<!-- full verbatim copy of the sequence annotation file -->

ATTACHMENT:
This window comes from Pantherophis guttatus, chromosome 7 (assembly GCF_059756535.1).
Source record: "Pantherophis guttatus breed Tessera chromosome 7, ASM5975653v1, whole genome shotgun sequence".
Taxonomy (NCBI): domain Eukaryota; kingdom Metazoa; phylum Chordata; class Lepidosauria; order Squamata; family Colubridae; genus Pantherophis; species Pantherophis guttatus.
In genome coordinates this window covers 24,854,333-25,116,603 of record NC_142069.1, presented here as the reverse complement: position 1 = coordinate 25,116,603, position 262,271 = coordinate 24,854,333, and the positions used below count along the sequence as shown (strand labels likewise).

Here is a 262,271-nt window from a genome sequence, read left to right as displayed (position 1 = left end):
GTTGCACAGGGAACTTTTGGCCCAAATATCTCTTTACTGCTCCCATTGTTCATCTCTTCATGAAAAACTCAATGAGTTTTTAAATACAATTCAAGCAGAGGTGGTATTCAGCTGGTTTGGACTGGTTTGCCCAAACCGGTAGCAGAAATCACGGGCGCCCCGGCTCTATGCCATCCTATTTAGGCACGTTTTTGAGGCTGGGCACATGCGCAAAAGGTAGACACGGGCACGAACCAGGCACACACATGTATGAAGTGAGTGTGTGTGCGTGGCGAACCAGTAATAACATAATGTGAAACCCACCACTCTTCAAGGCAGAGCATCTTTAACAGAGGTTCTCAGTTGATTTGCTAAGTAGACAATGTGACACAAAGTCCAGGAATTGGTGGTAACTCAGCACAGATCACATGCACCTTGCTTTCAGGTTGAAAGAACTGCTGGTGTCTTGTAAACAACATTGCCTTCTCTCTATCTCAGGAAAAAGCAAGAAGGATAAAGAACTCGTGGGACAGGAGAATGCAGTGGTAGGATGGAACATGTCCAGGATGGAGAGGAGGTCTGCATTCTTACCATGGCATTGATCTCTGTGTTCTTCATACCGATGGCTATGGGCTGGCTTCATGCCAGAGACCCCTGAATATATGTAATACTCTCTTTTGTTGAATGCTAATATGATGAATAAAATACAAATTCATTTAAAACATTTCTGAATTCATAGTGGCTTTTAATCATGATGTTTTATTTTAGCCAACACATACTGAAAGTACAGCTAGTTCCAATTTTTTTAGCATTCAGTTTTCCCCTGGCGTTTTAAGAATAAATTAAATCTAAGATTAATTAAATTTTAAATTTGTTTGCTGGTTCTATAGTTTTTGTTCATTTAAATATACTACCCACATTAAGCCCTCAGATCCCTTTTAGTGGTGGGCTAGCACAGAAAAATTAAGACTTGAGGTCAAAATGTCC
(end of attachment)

This window comes from Pantherophis guttatus, chromosome 7 (assembly GCF_059756535.1).
Source record: "Pantherophis guttatus breed Tessera chromosome 7, ASM5975653v1, whole genome shotgun sequence".
Taxonomy (NCBI): domain Eukaryota; kingdom Metazoa; phylum Chordata; class Lepidosauria; order Squamata; family Colubridae; genus Pantherophis; species Pantherophis guttatus.
In genome coordinates this window covers 24,854,333-25,116,603 of record NC_142069.1, presented here as the reverse complement: position 1 = coordinate 25,116,603, position 262,271 = coordinate 24,854,333, and the positions used below count along the sequence as shown (strand labels likewise).

Here is a 262,271-nt window from a genome sequence, read left to right as displayed (position 1 = left end):
GTTGCACAGGGAACTTTTGGCCCAAATATCTCTTTACTGCTCCCATTGTTCATCTCTTCATGAAAAACTCAATGAGTTTTTAAATACAATTCAAGCAGAGGTGGTATTCAGCTGGTTTGGACTGGTTTGCCCAAACCGGTAGCAGAAATCACGGGCGCCCCGGCTCTATGCCATCCTATTTAGGCACGTTTTTGAGGCTGGGCACATGCGCAAAAGGTAGACACGGGCACGAACCAGGCACACACATGTATGAAGTGAGTGTGTGTGCGTGGCGAACCAGTAATAACATAATGTGAAACCCACCACTCTTCAAGGCAGAGCATCTTTAACAGAGGTTCTCAGTTGATTTGCTAAGTAGACAATGTGACACAAAGTCCAGGAATTGGTGGTAACTCAGCACAGATCACATGCACCTTGCTTTCAGGTTGAAAGAACTGCTGGTGTCTTGTAAACAACATTGCCTTCTCTCTATCTCAGGAAAAAGCAAGAAGGATAAAGAACTCGTGGGACAGGAGAATGCAGTGGTAGGATGGAACATGTCCAGGATGGAGAGGAGGTCTGCATTCTTACCATGGCATTGATCTCTGTGTTCTTCATACCGATGGCTATGGGCTGGCTTCATGCCAGAGACCCCTGAATATATGTAATACTCTCTTTTGTTGAATGCTAATATGATGAATAAAATACAAATTCATTTAAAACATTTCTGAATTCATAGTGGCTTTTAATCATGATGTTTTATTTTAGCCAACACATACTGAAAGTACAGCTAGTTCCAATTTTTTTAGCATTCAGTTTTCCCCTGGCGTTTTAAGAATAAATTAAATCTAAGATTAATTAAATTTTAAATTTGTTTGCTGGTTCTATAGTTTTTGTTCATTTAAATATACTACCCACATTAAGCCCTCAGATCCCTTTTAGTGGTGGGCTAGCACAGAAAAATTAAGACTTGAGGTCAAAATGTCC